Wal-Mart Shows Heart As Well As Muscle
By George Anderson
Even its many critics must admit that, when it came to standing up for those who saw their lives turned upside down by Hurricane Katrina, no person or group was more stand-up than Wal-Mart.
As the degree of the devastation was just becoming clear, Wal-Mart’s CEO Lee Scott told company executives, “I want us to respond in a way appropriate to our size and the impact we can have.”
To date, reports The Washington Post, Mr. Scott’s marching orders have meant “an unrivaled $20 million in cash donations, 1,500 truckloads of free merchandise, food for 100,000 meals and the promise of a job for every one of its displaced workers.”
The retailer has been setting up mini-Wal-Marts in affected areas handing out items such as diapers, baby wipes, toothbrushes and food. In New Orleans, it delivered truckloads of ice and water. The company is also sending 150 Internet-ready computers to shelters to help evacuees find loved ones or contact family and friends to let them know they are alright.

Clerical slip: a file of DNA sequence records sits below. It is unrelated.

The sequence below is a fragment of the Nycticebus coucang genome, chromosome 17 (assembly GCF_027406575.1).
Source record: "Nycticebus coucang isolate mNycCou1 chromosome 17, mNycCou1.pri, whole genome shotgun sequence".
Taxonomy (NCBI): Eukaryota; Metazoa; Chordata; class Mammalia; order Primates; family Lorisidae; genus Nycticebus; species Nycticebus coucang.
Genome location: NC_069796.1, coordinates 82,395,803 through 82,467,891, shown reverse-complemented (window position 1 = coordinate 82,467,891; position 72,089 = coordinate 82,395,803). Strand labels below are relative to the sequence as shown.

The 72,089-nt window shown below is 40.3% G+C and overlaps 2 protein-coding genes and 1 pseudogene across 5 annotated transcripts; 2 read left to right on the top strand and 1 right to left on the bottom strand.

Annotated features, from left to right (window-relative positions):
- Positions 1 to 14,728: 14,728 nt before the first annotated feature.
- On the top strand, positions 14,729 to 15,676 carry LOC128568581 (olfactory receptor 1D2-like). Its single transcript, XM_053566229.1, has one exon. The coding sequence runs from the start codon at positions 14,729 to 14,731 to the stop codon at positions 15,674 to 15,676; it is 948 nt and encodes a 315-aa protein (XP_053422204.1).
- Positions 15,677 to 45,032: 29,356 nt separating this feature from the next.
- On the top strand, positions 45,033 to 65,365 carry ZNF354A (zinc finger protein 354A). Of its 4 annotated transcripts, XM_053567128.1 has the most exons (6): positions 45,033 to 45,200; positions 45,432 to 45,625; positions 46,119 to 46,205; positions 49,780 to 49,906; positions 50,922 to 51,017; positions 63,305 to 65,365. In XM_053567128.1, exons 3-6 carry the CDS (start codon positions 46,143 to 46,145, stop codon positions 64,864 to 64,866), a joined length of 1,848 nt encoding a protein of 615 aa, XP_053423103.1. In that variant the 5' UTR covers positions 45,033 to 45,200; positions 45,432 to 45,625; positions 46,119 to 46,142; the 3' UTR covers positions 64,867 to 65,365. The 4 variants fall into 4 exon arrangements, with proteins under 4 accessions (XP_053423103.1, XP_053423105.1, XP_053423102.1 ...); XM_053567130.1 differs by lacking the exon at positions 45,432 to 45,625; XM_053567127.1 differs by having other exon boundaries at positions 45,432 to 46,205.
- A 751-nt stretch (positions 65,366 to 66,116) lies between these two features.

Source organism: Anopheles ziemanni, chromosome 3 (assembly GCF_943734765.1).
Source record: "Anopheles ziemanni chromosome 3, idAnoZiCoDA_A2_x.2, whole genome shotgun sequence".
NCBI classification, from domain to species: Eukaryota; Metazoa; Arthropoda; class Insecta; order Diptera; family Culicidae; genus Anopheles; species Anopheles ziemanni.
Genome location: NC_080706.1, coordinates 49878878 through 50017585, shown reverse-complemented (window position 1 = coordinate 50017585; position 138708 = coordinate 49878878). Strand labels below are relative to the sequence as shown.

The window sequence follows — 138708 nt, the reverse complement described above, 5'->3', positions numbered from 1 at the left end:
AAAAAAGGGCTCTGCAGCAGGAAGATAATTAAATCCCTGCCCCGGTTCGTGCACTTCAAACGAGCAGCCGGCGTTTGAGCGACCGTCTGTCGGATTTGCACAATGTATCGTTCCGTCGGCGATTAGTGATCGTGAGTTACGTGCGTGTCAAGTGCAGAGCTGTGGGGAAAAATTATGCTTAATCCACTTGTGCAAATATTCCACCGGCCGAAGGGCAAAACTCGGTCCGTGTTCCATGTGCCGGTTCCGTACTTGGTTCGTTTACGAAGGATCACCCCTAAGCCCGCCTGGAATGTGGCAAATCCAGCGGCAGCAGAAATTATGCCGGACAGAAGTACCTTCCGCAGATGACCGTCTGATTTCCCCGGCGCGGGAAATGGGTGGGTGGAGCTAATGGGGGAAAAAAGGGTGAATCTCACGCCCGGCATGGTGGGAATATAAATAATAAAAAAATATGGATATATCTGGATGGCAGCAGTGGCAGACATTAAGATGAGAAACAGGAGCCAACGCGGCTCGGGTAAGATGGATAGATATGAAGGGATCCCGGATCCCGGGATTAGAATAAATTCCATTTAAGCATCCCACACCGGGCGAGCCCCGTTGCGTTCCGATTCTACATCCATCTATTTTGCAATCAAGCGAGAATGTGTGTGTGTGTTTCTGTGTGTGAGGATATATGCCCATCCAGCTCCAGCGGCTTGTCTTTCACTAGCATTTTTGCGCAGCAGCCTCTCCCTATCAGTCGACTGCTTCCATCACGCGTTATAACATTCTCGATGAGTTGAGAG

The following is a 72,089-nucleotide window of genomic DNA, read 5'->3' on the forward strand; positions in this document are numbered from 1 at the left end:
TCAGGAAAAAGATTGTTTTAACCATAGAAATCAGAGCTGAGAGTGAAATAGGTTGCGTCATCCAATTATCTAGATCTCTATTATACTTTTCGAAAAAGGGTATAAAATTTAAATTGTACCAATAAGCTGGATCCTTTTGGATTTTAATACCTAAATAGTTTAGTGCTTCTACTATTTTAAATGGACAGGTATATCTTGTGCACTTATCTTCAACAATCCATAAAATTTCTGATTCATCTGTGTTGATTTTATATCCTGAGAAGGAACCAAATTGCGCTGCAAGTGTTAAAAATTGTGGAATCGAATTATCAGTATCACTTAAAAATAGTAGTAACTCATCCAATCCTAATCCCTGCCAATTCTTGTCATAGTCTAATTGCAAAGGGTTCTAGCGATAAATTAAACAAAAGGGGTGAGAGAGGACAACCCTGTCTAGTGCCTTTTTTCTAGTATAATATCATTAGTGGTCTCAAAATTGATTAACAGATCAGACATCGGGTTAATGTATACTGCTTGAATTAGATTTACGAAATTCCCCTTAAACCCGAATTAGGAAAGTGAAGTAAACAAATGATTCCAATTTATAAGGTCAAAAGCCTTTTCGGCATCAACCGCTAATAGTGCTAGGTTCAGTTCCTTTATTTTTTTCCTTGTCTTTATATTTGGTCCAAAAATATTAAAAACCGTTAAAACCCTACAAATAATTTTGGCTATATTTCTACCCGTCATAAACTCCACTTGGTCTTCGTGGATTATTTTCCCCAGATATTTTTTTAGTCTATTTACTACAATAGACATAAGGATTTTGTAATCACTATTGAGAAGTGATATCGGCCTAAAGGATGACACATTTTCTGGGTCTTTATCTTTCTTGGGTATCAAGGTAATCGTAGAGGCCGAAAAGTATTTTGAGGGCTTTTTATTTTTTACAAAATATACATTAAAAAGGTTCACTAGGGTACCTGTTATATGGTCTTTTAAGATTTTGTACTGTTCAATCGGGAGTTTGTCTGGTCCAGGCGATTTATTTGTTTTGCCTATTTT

“Wal-Mart has raised the ante for every company in the country,” said Adam Hanft, chief executive of Hanft Unlimited, a marketing and branding consulting firm. “This is going to change the face of corporate giving.”
Wal-Mart’s Scott knows that the company’s effort to help Katrina’s victims will not end the criticism of the company.
“We have never claimed to be flawless. But on the other hand, we have always demanded that we as a company do care. If anything, this week has shown we do care,” he said, adding: “We can’t do any more than our own part. We are not the federal government. There is a portion we can do, and we can do it darn well.”
Cliff Brumfield, executive vice president of the Brookhaven-Lincoln County Chamber of Commerce, indicated Mr. Scott might be selling his company short in the comparison to what Wal-Mart can accomplish versus the federal government.
“They were ready before FEMA was,” he said.
Moderator’s Comment: Will Wal-Mart’s efforts on the part of the victims of Katrina improve its public standing and soften the criticism the company has
received from some for the way it treats employees? –
George Anderson – Moderator